Once I’ve done that I adjust my stop-loss to the level where I’ll breakeven on the whole trade.

So if I make 30% and sell 1/3 of the position, my breakeven level will be 15% below my initial entry price.

In other words, by taking part profit at that point I have lowered my entry price by 15%.

If I commit to exiting the position at the breakeven level, the payoff will be similar to a free call option with a strike price at the breakeven level.

So the future outcomes of the trade will have changed from possibly losing 30% or making money to possibly losing none of my initial capital or making money.

An important part of the process is that the stop-loss is 45% below the current price.

That leaves a lot of wiggle room for prices going forward.

We all know how volatile prices are and how stressful it is watching prices go up and down each day. You can feel elated one day and sick the next.

Getting rid of stress

All of that stops once you realise the worst you will do is breakeven.

But you don’t want to get stopped out by normal volatility and then watch the stock go up 500% over the next three years as expected.

You have to be certain that the level where you get stopped out definitely proves that you were wrong about the trend.

Once I’ve achieved the first profit target, my job is done. I can stop worrying and become a detached observer of what comes next.

If my analysis of the prospects for the company is proven true and a trend develops, I will take another third profit at a point that will be determined by the price action.

There is no hard and fast rule. If prices are trending incredibly strongly I will let it run and see how far it can go. I may wait for a sign of weakness on the weekly or monthly chart (a sell pivot, for example) before taking the next chunk of profit.

Or I may base it on the numbers.

If I have become completely free carried on the trade I may decide that is the point where I want to take another third off the table.

It is a strong position to be in when you know that the company can go bankrupt, but you won’t have lost any of your initial capital.

I quite like making sure that there will be a positive return even if they go bankrupt.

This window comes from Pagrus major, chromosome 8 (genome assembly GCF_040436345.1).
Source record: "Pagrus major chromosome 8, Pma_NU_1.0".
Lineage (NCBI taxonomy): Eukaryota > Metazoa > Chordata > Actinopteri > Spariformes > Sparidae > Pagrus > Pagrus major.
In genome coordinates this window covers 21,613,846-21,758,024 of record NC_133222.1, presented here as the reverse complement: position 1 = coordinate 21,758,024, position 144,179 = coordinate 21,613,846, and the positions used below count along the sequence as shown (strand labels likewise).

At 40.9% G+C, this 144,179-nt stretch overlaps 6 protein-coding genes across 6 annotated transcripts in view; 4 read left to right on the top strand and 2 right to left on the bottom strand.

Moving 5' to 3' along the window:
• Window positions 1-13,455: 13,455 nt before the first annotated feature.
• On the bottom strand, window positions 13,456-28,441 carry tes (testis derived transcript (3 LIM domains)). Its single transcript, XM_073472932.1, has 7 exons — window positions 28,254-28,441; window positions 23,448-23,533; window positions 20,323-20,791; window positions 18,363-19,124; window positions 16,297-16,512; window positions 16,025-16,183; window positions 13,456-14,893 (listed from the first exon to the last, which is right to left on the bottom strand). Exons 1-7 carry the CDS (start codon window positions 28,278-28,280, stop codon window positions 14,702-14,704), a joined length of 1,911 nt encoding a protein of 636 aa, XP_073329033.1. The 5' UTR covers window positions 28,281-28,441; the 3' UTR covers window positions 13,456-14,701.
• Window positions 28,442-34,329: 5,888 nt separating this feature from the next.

If I have a third of my original position invested and the company can go bankrupt and I will still have a 25% return on the investment, for example, that is not a bad place to be.

I have moved from a free call option where I will breakeven or make money to a win/win situation.

It is by following this process that I have achieved a more than 3 to 1 risk/reward on stock trading for the past few years.

The task of achieving a 1:1 risk/reward as my initial target may not sound very impressive, but it is the launching pad for the whole trading system and ensures that the questions I ask of the market remain simple.


Murray Dawes Signature

Murray Dawes,
For Money Weekend

P.S: Promising Small-Cap Stocks: Market expert Ryan Clarkson-Ledward reveals why these four undervalued stocks could potentially soar in 2021. Click here to learn more.

Murray Dawes is the Editor of Pivot Trader and contributing Editor at Money Morning. He was one of five, from 5,000 applicants, chosen for a graduate position with the Swiss Banking Corporation — now part of banking giant UBS. The bosses quickly cottoned on to his potential and pushed him up the ranks as a futures broker on the floors of the Sydney Futures Exchange. Murray later broke out on his own and developed custom trading systems to trade leveraged financial instruments like futures. Due to his success, Murray became the ‘hired gun’ trader for Australia’s rich and famous. Today, Murray runs a trading service through Fat Tail Investment Research to help everyday Aussie investors use his advanced trading methods.

Money Morning Australia